Everyone wants and like the constant distraction. The issue is why do they want the distraction.

    • Suzan Says:

      I have a guitar I can actually use as a guitar and a banjo I built.

      Why does everyone need the distraction? Because the puppet masters program them.

      Monkey brain works like this, “See shiny object, want shiny object.” Especially if one is subjected to a constant barrage of advertising telling us how desirable shiny object that subjects us to yet more advertising is.

      But then I’ve resisted the pull of Apple from the first and like a hundred other bands better than the Beatles.

  2. tinagrrl Says:

    My life has been filled with many of the “shiny objects” for years. I have usually had a decent audio system. Even though I was a “late adopter” of CD technology, I was often an “early adopter” when it came to TV, DVD, computers, etc.

    I’m not in “love” with Apple — I tend to see it as classist, as a way to separate from the “common” PC folks. I do not own an iPhone, or an iPad, or even a Kindle (even though that may change some day — Kindle for PC is free, and not bad — though I still prefer to hold a BOOK.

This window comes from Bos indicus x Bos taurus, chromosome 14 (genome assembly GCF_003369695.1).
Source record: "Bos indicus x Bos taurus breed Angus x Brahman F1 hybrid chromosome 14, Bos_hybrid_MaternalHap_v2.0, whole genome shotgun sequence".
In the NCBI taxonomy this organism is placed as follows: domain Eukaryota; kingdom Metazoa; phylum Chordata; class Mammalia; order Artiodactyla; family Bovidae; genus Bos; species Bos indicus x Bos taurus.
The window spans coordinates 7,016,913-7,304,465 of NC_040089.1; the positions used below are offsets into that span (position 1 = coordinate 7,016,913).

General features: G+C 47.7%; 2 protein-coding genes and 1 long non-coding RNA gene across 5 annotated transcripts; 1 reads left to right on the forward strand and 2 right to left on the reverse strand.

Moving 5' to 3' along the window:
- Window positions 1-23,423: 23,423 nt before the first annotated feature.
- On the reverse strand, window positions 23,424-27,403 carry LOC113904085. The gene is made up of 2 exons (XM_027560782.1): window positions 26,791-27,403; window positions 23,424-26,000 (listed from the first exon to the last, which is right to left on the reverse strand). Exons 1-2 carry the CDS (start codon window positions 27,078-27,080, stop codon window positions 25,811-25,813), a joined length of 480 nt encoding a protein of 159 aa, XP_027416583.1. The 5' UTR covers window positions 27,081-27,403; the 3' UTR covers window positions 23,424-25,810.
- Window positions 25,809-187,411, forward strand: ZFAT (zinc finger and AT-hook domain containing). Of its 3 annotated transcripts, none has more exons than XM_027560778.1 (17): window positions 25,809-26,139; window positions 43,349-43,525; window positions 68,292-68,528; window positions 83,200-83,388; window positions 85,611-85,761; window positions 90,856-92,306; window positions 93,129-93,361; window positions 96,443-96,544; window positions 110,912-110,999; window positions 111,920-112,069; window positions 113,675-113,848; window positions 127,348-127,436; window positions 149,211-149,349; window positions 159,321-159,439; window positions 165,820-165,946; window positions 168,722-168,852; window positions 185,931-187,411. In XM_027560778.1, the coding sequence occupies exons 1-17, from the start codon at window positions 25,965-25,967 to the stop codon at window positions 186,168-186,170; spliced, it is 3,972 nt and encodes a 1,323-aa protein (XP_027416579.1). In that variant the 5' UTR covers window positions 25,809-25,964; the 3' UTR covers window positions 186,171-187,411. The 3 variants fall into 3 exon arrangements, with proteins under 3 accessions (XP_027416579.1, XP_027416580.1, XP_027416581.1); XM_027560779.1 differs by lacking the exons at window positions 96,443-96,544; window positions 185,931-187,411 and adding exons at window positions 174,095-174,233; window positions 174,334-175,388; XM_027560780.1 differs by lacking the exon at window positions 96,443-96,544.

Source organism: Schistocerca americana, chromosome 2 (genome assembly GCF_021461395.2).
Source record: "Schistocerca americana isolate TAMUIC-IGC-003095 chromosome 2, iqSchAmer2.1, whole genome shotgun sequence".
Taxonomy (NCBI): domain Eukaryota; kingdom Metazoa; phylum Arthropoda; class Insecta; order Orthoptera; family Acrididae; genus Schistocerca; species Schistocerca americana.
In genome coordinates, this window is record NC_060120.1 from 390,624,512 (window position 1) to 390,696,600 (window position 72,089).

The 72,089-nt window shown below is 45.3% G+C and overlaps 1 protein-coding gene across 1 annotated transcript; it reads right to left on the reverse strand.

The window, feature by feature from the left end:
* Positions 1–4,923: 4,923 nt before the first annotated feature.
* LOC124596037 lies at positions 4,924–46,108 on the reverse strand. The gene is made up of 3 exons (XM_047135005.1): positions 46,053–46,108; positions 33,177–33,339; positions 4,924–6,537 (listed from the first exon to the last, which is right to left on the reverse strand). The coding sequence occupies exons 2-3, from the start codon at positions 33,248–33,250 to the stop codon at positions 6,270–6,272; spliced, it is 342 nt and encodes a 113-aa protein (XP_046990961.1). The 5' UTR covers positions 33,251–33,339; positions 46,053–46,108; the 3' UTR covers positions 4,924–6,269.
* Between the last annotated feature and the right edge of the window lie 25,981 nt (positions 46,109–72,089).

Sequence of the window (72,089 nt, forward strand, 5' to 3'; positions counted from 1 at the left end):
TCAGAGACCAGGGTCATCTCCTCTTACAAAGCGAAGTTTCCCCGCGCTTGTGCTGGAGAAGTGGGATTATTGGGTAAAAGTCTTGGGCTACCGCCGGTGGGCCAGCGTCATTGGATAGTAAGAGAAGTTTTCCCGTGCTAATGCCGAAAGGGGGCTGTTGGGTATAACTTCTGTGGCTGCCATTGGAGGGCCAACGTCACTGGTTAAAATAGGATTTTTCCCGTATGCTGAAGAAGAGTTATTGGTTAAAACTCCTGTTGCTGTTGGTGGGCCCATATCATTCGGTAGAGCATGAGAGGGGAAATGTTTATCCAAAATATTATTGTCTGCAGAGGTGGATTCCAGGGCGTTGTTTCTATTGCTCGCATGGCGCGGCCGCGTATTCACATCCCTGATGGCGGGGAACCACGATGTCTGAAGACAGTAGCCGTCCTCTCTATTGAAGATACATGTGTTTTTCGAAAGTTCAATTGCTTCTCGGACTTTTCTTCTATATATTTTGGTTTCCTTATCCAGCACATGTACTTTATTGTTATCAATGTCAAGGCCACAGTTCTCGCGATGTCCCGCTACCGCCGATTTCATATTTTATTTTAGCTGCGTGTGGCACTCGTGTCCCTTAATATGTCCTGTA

I will never be a real Texan — because I do not drive a car or truck with a phone attached to my ear. I do not peer at some device when I’m out to dinner. I see no sense in ignoring folks around me while involved in some mindless video game.

    I do watch sports on TV. Usually baseball, occasionally football (both American and soccer football — which I played as a young person).

    As far as “The News” goes — I’m beginning to think most of the reporting is rather biased. It’s controlled. It’s repetitive. After you have lived for a while, you begin to see how most of it is CRAP.

    I do not want to buy the latest, the newest, the ………………. whatever anymore.

    Now, We did buy something very useful, very neat — even though overpriced — recently. We got a very nice saucepan, with a cover that doubles as an omelet pan by Le Creuset. It was at an outlet shop, with deep discounts — makes great omlets.

    I guess I’m going back to low tech in my old age.